As homesickness brings what is most important to the surface.

Even the anxieties of life seem more manageable with the perspective of distance.

When you’re away from everything, you can no longer fill your head with the fears of whether you’re catching up with friends or family enough in the spare moments we have, whether you’re doing enough with the time you have.

You’re not scrolling through social media and seeing other people’s lives as a slap in the face or a constant competition of who’s having the most fun.

Life becomes less about what you should* be doing, and more about what you want to be doing.

By having everything available at our fingertips, we are often so overwhelmed with choice that we end up doing nothing.

When everything is available, it all seems too easy and accessible to cherish – so we don’t.

It’s when we miss it, when we get homesick, that we start to marvel at the monotony we once had. The basic normality, it seems, is the stuff that we loved all along.

The magical moments, and incredible people we have access to every single day.

Away from all the stress and pain we create for ourselves, the world seems a little lighter and a little brighter.

Is it a case of rose-coloured glasses, or are we just finally seeing our world clearly for the first time?

With homesickness, comes the chance to hug a little tighter, cherish a little more, and appreciate what we have in our lives,

When you’re homesick, you see all the great things you had, and how much you took for granted.

You see that closeness doesn’t have to feel claustrophobic, and that familiarity doesn’t need to feel boring.

I’ve found that there’s so much comfort in the life I was leading, that I craved it when I lost it.

We get an opportunity to wake up to ourselves – because we’ve all got something that we can’t live without.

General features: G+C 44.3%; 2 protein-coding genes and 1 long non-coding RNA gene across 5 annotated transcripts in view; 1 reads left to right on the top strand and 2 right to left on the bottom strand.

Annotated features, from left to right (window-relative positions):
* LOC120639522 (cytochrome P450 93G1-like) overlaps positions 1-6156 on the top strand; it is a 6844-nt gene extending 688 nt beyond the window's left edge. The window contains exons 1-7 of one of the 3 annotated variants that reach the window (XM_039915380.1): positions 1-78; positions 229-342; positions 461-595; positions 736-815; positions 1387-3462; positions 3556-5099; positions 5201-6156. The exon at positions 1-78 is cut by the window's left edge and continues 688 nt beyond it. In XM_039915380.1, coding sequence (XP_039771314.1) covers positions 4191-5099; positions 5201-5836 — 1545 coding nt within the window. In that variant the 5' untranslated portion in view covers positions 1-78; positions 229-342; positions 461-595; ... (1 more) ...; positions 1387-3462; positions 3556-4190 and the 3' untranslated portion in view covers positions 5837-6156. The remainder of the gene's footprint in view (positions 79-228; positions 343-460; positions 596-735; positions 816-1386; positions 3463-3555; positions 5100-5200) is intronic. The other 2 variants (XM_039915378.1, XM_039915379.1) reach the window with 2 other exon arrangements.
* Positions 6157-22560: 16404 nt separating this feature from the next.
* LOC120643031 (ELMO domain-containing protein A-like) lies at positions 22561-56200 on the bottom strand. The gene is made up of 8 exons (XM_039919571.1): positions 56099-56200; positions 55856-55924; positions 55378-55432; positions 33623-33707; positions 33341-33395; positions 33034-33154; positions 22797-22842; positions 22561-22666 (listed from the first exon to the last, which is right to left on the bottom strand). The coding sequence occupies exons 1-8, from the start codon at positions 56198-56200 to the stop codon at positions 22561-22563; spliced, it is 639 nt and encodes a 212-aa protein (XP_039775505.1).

Sure, we miss out on things, but absence always has a way of making the heart grow fonder.

In the past two years since leaving home, two out of my three favourite people have come into the world.

Born in another state, that may as well have been another country the distance felt so great.

And while it hurts like nothing else when I miss birthdays, or see news of their first words or walks in a 7-second snapchat video,

Being kept apart from them has come with a silver lining.

That feeling in my heart – the pang of sadness and longing – lets me know that these boys have me completely and utterly wrapped around their little fingers,

That their sheer existence makes my world that much better.

And it’s nice to know in this world that that kind of love can still exist and be felt so powerfully.

That something as simple as a life being brought into the world, can bring so much joy and happiness into the lives they touch.

 

And so, after two years, the exile is complete, and I get the opportunity to plunge back into the predictability of the life I had led there for twenty-five years.

And that predictability is something I have never craved more.

What came to me as a challenge, something I’d never choose to ever do, has ended up being something that has changed my life for the better, forever.

We get so caught up in the everyday that our lives go past in a blur.

“The days are long, but the years are short”** and we often forget to have gratitude for what we one day realise are the most important parts of our lives.

I think we could all use a bit of homesickness.

A wake-up call, without leaving the house.

Because after all, no matter where it is, or what you call it,

‘There’s no place like home’

 

 

 

 

Must Reads:

**‘The Happiness Project’ by Gretchen Rubin (Buy here)

* ‘Happy Never After’ by Jill Stark (Buy here)